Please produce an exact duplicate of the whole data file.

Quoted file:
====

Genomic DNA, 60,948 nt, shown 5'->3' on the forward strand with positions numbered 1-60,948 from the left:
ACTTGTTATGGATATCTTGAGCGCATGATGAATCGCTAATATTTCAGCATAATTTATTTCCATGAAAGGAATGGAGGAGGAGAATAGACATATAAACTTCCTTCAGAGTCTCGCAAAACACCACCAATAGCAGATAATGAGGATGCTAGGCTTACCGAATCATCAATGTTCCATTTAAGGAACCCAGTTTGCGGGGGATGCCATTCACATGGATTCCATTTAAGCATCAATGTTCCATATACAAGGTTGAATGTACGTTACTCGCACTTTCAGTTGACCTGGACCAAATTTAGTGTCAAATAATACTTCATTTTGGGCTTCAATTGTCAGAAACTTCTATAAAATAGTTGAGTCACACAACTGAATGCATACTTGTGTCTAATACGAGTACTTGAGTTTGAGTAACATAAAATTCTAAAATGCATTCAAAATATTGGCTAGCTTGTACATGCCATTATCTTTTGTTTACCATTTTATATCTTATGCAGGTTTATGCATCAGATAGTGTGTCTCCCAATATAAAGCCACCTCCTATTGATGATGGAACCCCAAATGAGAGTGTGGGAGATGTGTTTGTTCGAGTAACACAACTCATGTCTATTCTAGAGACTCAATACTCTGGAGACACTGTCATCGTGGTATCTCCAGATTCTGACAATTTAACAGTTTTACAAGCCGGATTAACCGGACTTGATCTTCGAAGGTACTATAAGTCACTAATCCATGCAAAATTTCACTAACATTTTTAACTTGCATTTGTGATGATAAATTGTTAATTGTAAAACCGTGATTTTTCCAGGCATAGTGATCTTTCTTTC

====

Genomic DNA, 60,948 nt, shown 5'->3' on the forward strand with positions numbered 1-60,948 from the left:
ACTTGTTATGGATATCTTGAGCGCATGATGAATCGCTAATATTTCAGCATAATTTATTTCCATGAAAGGAATGGAGGAGGAGAATAGACATATAAACTTCCTTCAGAGTCTCGCAAAACACCACCAATAGCAGATAATGAGGATGCTAGGCTTACCGAATCATCAATGTTCCATTTAAGGAACCCAGTTTGCGGGGGATGCCATTCACATGGATTCCATTTAAGCATCAATGTTCCATATACAAGGTTGAATGTACGTTACTCGCACTTTCAGTTGACCTGGACCAAATTTAGTGTCAAATAATACTTCATTTTGGGCTTCAATTGTCAGAAACTTCTATAAAATAGTTGAGTCACACAACTGAATGCATACTTGTGTCTAATACGAGTACTTGAGTTTGAGTAACATAAAATTCTAAAATGCATTCAAAATATTGGCTAGCTTGTACATGCCATTATCTTTTGTTTACCATTTTATATCTTATGCAGGTTTATGCATCAGATAGTGTGTCTCCCAATATAAAGCCACCTCCTATTGATGATGGAACCCCAAATGAGAGTGTGGGAGATGTGTTTGTTCGAGTAACACAACTCATGTCTATTCTAGAGACTCAATACTCTGGAGACACTGTCATCGTGGTATCTCCAGATTCTGACAATTTAACAGTTTTACAAGCCGGATTAACCGGACTTGATCTTCGAAGGTACTATAAGTCACTAATCCATGCAAAATTTCACTAACATTTTTAACTTGCATTTGTGATGATAAATTGTTAATTGTAAAACCGTGATTTTTCCAGGCATAGTGATCTTTCTTTC